What may keep a coin from grading About Uncirculated?
- Published: Sep 27, 2023, 8 AM
August auctions offered some examples that show the diverse looks of coins in Extremely Fine-45, that grade that can sit just frustratingly short of the About Uncirculated grade.
Professional Coin Grading Service writes that in a coin graded EF-45, “High points of design show wear. A bit of luster may still be visible in protected areas.” Numismatic Guaranty Corp. diagnoses “complete details with minor wear on some of the high points.”
Weak strike or wear?
Sometimes, weakness in a coin’s design comes not from wear, but from a weak strike. Another handsome choice Extremely Fine offering was seen at Heritage’s Aug. 15 Platinum Night session: an NGC EF-45 1864-S Coronet gold $10 eagle that brought $78,000. The low-mintage San Francisco Mint issue is rare in all grades, with around two dozen known today from the 2,500 originally struck. No Mint State survivors are known, and the offered example shows traces of luster in the recessed areas, with well-defined surfaces showing high-point wear. The eagle’s neck feathers are weakly struck, as distinguished from wear.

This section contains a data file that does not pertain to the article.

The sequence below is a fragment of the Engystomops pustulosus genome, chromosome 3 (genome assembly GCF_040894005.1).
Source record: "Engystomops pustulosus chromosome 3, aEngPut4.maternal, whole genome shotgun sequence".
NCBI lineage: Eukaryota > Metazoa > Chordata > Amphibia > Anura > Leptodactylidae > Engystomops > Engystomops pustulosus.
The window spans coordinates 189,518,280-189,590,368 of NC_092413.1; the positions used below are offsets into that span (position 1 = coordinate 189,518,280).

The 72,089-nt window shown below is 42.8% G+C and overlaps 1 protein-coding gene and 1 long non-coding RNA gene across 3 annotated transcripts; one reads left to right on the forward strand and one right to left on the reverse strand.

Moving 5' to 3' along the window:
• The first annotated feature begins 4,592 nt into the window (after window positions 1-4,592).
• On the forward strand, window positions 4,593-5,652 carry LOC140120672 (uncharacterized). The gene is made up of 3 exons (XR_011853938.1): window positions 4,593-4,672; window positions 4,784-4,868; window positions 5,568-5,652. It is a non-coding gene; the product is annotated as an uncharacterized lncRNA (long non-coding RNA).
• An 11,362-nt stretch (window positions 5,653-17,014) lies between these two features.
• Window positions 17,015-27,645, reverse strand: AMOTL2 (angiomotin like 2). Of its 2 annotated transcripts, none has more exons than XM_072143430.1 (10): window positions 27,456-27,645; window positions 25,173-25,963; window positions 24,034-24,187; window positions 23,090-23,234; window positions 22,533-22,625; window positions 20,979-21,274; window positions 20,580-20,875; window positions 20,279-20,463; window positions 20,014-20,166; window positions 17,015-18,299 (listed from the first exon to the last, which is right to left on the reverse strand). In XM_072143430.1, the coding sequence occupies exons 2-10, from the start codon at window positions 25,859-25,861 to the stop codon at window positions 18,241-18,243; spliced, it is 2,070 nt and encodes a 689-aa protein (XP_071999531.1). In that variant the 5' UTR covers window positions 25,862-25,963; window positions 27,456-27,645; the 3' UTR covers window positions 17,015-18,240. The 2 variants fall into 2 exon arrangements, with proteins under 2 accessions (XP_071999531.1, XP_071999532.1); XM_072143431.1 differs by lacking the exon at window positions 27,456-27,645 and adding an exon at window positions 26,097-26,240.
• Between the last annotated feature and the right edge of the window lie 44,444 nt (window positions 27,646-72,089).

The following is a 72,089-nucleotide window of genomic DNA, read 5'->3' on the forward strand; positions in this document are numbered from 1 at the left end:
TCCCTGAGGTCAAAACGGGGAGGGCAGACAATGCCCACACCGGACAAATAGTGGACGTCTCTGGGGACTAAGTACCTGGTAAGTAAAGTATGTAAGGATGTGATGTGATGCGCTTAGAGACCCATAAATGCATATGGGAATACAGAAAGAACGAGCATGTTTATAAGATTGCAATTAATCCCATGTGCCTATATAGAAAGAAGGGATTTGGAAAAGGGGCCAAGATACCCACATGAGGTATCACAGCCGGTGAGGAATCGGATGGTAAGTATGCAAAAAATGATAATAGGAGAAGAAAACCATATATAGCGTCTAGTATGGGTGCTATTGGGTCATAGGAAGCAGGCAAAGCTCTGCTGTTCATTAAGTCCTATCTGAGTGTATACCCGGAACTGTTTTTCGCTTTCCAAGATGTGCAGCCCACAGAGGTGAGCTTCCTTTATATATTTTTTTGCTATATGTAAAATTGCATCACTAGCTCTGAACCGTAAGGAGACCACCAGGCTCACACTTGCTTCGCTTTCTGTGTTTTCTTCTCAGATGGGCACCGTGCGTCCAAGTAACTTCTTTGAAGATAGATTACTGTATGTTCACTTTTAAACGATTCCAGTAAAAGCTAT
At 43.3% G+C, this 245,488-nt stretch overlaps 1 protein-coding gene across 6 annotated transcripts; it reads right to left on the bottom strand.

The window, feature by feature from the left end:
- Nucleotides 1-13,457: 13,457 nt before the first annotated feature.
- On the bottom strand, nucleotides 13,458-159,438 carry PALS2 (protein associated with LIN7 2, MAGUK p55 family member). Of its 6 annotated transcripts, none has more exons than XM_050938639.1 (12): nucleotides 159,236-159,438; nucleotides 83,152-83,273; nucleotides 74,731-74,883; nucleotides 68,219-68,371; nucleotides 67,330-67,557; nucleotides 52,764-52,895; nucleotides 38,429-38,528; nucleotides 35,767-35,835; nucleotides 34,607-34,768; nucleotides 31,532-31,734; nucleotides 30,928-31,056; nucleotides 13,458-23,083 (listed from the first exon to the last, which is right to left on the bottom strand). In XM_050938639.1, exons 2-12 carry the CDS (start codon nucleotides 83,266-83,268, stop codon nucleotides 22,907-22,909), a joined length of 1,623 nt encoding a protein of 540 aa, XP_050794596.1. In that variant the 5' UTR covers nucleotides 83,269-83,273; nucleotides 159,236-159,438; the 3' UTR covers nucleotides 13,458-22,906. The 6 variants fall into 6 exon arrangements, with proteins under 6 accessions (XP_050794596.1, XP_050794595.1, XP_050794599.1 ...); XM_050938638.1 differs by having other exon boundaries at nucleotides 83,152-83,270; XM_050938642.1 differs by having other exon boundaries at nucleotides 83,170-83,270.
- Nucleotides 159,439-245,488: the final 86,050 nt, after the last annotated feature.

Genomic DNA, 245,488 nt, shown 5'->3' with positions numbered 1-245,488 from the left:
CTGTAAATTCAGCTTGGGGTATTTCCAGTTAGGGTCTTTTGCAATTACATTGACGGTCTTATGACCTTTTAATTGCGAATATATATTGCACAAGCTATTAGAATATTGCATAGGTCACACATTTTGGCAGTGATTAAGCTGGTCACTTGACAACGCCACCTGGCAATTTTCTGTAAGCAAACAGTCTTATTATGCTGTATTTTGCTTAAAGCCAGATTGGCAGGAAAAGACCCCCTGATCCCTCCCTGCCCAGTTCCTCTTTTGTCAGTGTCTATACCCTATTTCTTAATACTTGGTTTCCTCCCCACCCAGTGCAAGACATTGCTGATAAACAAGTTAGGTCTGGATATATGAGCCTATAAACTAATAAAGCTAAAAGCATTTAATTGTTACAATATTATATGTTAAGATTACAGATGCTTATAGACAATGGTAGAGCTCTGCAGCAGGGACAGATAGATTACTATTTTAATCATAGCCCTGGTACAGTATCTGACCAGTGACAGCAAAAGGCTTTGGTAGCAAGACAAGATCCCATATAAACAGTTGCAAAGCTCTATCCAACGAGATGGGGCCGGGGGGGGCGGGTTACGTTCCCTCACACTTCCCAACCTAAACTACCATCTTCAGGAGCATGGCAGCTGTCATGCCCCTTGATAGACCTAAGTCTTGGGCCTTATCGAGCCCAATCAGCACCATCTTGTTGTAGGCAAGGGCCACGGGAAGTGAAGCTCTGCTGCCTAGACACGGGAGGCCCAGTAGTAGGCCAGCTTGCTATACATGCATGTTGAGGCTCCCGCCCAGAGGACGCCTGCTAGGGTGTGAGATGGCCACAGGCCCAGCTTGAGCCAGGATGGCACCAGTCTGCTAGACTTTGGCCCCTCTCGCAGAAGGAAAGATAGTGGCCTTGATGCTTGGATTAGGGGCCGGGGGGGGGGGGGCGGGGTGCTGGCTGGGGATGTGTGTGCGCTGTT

In Stack’s Bowers Galleries’ Aug. 16 Rarities Night session, an enigmatic 1804 Capped Bust $10 eagle graded EF-45 by PCGS sold for $28,800. It featured more luster than typically seen in this grade, and was nicely centered on the planchet. However, as the cataloger noted, “Overall detail to the devices is soft, however, with stars 11 and 12 on the obverse and the eagle’s left shoulder and right talon on the reverse particularly blunt.”
The planchet shows adjustment marks, where the planchet’s weight was adjusted by the removal of metal prior to striking, and the resulting unevenness in the planchet helps explain the lack of detail. The Mint-made adjustment marks, which resemble scratches, run diagonally through the right obverse field. Two other pin scratches are also seen on either side of the bust.
The 1804 date is well-known for the famed 1804 Draped Bust dollars, and the $10 denomination went on hiatus after this year until 1838. This example has far less actual wear than one would expect in this grade, but the striking deficiencies have been recognized in the market-grading used by PCGS.
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